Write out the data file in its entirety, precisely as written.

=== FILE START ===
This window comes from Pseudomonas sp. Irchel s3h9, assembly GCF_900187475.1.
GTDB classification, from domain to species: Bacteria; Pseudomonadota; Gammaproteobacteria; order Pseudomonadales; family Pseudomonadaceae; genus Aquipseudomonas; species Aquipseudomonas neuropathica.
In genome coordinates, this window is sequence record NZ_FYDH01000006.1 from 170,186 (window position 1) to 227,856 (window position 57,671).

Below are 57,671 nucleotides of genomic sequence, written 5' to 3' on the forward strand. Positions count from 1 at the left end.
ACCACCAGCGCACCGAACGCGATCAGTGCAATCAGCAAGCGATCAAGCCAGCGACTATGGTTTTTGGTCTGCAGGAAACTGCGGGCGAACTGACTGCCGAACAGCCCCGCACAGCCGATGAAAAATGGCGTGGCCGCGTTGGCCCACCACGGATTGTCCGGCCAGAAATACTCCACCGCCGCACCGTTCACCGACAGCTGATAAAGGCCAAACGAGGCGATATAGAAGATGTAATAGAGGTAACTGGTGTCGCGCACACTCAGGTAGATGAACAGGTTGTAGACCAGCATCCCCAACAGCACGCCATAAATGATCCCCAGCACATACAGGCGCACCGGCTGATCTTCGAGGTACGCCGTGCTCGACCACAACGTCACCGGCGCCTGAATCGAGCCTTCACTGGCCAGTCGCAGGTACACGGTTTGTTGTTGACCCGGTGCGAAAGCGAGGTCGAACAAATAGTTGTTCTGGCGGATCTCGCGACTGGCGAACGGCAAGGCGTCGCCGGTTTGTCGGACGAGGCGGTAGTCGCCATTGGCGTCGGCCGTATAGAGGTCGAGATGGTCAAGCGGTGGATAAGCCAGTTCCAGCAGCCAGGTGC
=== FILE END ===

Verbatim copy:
This window comes from Pseudomonas sp. Irchel s3h9, assembly GCF_900187475.1.
GTDB classification, from domain to species: Bacteria; Pseudomonadota; Gammaproteobacteria; order Pseudomonadales; family Pseudomonadaceae; genus Aquipseudomonas; species Aquipseudomonas neuropathica.
In genome coordinates, this window is sequence record NZ_FYDH01000006.1 from 170,186 (window position 1) to 227,856 (window position 57,671).

Below are 57,671 nucleotides of genomic sequence, written 5' to 3' on the forward strand. Positions count from 1 at the left end.
ACCACCAGCGCACCGAACGCGATCAGTGCAATCAGCAAGCGATCAAGCCAGCGACTATGGTTTTTGGTCTGCAGGAAACTGCGGGCGAACTGACTGCCGAACAGCCCCGCACAGCCGATGAAAAATGGCGTGGCCGCGTTGGCCCACCACGGATTGTCCGGCCAGAAATACTCCACCGCCGCACCGTTCACCGACAGCTGATAAAGGCCAAACGAGGCGATATAGAAGATGTAATAGAGGTAACTGGTGTCGCGCACACTCAGGTAGATGAACAGGTTGTAGACCAGCATCCCCAACAGCACGCCATAAATGATCCCCAGCACATACAGGCGCACCGGCTGATCTTCGAGGTACGCCGTGCTCGACCACAACGTCACCGGCGCCTGAATCGAGCCTTCACTGGCCAGTCGCAGGTACACGGTTTGTTGTTGACCCGGTGCGAAAGCGAGGTCGAACAAATAGTTGTTCTGGCGGATCTCGCGACTGGCGAACGGCAAGGCGTCGCCGGTTTGTCGGACGAGGCGGTAGTCGCCATTGGCGTCGGCCGTATAGAGGTCGAGATGGTCAAGCGGTGGATAAGCCAGTTCCAGCAGCCAGGTGC